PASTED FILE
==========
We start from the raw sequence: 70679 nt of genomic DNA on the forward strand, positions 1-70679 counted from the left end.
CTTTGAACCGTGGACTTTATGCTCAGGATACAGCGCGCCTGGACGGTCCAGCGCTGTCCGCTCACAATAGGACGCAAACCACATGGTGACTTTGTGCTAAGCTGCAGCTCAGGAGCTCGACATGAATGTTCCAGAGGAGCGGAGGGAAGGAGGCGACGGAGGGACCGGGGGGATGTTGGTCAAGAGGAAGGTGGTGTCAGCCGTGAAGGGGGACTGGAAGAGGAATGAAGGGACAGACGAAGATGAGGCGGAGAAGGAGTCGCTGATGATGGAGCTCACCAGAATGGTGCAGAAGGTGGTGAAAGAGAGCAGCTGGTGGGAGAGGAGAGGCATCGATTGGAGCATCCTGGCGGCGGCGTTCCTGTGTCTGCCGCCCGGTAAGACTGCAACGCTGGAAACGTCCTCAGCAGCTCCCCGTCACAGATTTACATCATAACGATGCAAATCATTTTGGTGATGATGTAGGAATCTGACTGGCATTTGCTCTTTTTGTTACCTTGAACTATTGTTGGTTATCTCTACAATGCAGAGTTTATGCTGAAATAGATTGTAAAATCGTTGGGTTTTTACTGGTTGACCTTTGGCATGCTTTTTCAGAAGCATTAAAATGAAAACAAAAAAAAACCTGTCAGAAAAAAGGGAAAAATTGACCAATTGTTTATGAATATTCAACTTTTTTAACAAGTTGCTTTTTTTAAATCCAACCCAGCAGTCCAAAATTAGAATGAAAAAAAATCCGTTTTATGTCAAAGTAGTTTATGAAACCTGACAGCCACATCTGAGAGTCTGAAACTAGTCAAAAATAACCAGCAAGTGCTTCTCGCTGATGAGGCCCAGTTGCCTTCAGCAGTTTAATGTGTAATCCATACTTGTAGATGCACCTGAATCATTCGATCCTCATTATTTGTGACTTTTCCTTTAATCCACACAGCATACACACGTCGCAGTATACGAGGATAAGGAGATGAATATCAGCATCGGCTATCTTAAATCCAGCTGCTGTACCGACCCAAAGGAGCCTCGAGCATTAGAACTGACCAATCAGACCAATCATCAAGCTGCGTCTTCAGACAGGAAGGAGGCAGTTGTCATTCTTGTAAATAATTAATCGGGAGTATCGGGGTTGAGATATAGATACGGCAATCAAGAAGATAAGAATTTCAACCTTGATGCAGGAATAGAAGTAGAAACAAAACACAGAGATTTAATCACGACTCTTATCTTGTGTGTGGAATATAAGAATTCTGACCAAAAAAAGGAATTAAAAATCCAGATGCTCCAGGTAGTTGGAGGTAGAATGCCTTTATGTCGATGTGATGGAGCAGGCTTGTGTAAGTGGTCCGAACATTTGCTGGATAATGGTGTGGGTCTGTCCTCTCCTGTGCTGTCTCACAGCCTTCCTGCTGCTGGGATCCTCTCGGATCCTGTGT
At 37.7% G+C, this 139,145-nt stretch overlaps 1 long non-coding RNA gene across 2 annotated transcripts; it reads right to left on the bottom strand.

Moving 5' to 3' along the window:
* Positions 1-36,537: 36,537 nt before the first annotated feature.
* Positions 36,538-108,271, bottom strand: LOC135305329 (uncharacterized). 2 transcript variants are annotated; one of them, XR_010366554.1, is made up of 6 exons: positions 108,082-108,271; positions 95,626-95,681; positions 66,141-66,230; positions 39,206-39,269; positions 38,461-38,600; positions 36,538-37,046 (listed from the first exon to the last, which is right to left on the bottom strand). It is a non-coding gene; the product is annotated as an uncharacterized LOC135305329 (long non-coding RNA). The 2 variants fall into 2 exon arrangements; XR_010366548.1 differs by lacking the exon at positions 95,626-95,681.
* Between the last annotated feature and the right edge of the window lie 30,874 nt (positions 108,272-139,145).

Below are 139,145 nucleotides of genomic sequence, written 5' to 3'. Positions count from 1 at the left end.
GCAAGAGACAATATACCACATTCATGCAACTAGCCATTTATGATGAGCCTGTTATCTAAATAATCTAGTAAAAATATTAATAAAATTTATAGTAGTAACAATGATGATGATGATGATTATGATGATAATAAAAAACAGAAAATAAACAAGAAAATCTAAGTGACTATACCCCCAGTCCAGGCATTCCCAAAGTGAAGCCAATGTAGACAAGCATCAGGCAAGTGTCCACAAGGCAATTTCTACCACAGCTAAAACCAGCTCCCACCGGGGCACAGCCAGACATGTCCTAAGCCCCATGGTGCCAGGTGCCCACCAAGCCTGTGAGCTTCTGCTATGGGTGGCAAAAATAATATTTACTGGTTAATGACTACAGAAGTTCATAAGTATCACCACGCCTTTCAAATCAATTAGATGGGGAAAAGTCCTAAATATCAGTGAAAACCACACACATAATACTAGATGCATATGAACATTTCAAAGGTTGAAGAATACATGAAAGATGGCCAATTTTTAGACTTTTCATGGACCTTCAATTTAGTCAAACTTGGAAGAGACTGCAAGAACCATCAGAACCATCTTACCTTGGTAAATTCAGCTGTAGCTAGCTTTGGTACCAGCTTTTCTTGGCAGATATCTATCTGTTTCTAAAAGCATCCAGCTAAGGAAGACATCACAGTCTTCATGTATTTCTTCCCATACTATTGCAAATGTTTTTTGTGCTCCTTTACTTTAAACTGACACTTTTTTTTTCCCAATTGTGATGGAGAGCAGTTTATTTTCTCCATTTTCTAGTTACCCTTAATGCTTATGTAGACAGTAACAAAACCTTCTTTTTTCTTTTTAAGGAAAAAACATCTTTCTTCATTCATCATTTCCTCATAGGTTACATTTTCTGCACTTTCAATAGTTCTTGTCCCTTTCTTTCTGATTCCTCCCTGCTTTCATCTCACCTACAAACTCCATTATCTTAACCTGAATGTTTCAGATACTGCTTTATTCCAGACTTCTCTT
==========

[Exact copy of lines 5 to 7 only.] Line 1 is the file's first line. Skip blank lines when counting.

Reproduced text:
* Positions 1-36,537: 36,537 nt before the first annotated feature.
* Positions 36,538-108,271, bottom strand: LOC135305329 (uncharacterized). 2 transcript variants are annotated; one of them, XR_010366554.1, is made up of 6 exons: positions 108,082-108,271; positions 95,626-95,681; positions 66,141-66,230; positions 39,206-39,269; positions 38,461-38,600; positions 36,538-37,046 (listed from the first exon to the last, which is right to left on the bottom strand). It is a non-coding gene; the product is annotated as an uncharacterized LOC135305329 (long non-coding RNA). The 2 variants fall into 2 exon arrangements; XR_010366548.1 differs by lacking the exon at positions 95,626-95,681.
* Between the last annotated feature and the right edge of the window lie 30,874 nt (positions 108,272-139,145).